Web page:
Amherst College - Olio Yearbook (Amherst, MA)

 - Class of 1892

Page 1 of 237


Amherst College - Olio Yearbook (Amherst, MA) online yearbook collection, 1892 Edition, Cover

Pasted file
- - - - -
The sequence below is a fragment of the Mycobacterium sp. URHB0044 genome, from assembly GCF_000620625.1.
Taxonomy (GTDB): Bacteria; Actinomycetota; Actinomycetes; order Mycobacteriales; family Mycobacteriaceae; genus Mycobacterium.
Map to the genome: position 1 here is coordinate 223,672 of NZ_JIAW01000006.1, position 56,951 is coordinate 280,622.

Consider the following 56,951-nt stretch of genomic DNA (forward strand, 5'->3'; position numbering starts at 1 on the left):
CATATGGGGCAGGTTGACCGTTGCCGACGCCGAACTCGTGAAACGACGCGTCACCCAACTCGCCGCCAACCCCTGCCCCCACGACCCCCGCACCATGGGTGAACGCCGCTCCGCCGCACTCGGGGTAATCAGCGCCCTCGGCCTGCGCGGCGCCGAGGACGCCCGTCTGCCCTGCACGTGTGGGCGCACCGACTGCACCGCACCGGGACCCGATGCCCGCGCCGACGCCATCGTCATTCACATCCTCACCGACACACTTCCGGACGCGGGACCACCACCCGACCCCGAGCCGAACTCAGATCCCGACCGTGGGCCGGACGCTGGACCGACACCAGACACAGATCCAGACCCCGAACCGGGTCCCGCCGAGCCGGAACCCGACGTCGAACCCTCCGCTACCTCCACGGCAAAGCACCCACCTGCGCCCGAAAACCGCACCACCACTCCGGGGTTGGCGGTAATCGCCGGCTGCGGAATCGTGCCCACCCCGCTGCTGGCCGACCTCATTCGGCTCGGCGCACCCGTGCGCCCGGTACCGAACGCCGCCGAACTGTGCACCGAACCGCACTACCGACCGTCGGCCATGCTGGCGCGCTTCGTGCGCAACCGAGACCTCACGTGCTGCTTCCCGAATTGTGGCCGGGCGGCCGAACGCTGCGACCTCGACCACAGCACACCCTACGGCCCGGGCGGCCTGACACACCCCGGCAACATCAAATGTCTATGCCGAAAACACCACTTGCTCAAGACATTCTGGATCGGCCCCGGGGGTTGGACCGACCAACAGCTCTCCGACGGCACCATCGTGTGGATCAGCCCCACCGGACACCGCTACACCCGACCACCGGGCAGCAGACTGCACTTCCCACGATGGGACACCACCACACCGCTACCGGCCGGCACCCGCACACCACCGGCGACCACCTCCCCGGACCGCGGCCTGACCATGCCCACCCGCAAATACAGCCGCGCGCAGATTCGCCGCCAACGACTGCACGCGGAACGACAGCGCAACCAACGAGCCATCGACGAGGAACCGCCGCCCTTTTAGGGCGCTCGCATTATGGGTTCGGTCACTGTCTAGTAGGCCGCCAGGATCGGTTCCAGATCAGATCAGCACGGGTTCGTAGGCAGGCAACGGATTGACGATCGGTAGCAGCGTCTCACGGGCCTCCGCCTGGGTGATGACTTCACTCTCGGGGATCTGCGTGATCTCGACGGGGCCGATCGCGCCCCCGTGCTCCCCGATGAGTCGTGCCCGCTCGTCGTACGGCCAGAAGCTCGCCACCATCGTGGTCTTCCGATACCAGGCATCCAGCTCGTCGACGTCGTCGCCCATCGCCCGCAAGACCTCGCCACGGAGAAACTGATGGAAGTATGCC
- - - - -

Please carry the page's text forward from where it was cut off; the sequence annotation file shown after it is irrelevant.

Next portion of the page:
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Text from Pages 1 - 237 of the 1892 volume: